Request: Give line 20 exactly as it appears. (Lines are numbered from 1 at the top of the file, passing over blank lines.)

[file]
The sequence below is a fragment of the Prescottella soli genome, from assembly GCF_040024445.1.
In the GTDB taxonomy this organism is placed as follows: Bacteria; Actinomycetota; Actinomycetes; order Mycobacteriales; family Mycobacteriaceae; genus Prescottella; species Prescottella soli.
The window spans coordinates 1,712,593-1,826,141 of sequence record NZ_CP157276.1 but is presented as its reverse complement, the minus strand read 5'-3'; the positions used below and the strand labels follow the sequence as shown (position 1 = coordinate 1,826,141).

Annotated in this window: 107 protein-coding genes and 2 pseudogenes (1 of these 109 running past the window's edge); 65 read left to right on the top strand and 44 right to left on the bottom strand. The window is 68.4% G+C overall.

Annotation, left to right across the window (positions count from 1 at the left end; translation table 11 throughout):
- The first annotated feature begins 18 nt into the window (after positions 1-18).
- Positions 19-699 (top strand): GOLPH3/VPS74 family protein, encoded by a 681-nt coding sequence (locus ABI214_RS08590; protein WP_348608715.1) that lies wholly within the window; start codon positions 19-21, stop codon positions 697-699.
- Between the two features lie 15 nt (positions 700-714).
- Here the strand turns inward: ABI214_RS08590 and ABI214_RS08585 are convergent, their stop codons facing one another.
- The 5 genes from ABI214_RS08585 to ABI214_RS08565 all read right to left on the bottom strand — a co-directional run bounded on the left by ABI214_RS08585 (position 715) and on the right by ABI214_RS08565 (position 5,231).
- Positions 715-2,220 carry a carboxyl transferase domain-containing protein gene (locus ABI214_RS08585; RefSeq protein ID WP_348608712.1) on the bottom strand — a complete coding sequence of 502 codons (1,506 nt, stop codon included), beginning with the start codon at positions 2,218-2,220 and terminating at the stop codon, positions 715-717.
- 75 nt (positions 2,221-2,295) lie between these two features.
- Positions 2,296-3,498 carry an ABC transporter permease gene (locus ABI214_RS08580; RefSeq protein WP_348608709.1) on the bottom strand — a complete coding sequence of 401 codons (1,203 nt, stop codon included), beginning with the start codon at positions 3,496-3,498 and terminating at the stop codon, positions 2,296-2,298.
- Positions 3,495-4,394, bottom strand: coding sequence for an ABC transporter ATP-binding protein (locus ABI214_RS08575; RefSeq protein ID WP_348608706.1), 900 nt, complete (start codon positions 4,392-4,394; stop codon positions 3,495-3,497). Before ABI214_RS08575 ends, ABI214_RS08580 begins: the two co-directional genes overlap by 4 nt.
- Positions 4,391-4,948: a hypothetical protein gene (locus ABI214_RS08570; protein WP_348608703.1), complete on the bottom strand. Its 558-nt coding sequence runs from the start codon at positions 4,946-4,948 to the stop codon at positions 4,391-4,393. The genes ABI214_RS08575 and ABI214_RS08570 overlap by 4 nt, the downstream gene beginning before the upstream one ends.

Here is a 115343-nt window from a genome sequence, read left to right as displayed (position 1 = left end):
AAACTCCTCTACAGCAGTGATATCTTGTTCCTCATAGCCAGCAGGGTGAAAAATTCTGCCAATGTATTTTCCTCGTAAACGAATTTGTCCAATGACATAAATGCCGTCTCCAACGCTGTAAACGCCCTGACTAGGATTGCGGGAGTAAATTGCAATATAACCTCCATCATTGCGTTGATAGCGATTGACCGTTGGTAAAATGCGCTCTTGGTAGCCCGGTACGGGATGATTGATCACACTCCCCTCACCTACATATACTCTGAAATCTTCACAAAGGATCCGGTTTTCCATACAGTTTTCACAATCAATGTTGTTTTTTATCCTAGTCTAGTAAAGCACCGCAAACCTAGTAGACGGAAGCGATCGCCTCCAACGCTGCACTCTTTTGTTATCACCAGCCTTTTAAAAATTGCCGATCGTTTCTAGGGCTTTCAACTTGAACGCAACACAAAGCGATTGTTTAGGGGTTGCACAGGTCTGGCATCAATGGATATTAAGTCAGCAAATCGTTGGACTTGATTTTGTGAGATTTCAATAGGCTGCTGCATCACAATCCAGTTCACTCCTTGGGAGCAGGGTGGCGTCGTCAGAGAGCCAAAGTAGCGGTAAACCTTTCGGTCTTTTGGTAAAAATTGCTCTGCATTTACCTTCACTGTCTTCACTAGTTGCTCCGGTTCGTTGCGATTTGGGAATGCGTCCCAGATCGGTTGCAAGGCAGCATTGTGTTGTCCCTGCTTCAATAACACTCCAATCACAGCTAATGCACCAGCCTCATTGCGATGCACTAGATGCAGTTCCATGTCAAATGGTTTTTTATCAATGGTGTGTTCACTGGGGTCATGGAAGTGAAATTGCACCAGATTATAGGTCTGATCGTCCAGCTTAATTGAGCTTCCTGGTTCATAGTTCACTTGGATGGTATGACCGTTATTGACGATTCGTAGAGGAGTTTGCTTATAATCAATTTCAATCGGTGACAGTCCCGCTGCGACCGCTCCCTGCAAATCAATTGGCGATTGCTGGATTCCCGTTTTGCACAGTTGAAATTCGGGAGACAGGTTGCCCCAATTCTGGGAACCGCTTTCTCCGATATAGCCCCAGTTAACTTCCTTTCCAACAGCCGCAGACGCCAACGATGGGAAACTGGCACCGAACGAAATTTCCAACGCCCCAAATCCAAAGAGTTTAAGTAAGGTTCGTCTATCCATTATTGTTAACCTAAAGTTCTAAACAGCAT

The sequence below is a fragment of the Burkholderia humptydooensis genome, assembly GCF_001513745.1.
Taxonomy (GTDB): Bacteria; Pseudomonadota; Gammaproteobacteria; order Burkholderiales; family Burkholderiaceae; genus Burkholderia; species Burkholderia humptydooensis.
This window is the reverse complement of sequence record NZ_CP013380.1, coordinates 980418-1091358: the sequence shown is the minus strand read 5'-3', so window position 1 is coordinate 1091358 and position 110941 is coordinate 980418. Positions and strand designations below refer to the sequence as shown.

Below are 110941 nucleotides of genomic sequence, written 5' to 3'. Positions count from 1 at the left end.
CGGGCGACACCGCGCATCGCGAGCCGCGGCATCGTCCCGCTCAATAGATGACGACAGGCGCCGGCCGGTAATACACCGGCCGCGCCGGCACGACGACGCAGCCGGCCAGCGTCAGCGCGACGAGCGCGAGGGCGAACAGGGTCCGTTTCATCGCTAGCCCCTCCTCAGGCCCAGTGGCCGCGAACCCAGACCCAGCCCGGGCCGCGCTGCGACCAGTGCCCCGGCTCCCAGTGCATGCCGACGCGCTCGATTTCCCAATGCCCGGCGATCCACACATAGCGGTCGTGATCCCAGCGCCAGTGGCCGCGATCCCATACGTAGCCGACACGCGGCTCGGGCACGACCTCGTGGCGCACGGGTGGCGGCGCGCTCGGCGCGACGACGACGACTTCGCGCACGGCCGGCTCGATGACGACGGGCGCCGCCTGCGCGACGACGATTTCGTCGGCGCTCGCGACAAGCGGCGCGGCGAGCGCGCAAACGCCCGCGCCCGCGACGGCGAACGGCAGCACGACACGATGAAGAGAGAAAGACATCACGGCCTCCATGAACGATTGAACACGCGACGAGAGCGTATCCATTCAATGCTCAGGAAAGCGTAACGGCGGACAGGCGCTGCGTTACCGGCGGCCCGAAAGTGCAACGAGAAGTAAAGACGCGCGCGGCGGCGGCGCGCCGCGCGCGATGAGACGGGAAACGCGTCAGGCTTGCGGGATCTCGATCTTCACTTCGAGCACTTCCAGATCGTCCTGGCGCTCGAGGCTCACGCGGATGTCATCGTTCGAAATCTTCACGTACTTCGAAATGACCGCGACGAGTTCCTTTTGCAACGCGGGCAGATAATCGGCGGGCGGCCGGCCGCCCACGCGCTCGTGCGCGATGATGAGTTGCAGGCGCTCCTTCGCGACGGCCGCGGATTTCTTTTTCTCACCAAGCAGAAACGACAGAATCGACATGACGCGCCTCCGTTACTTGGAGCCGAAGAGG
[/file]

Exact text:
This window is the reverse complement of sequence record NZ_CP013380.1, coordinates 980418-1091358: the sequence shown is the minus strand read 5'-3', so window position 1 is coordinate 1091358 and position 110941 is coordinate 980418. Positions and strand designations below refer to the sequence as shown.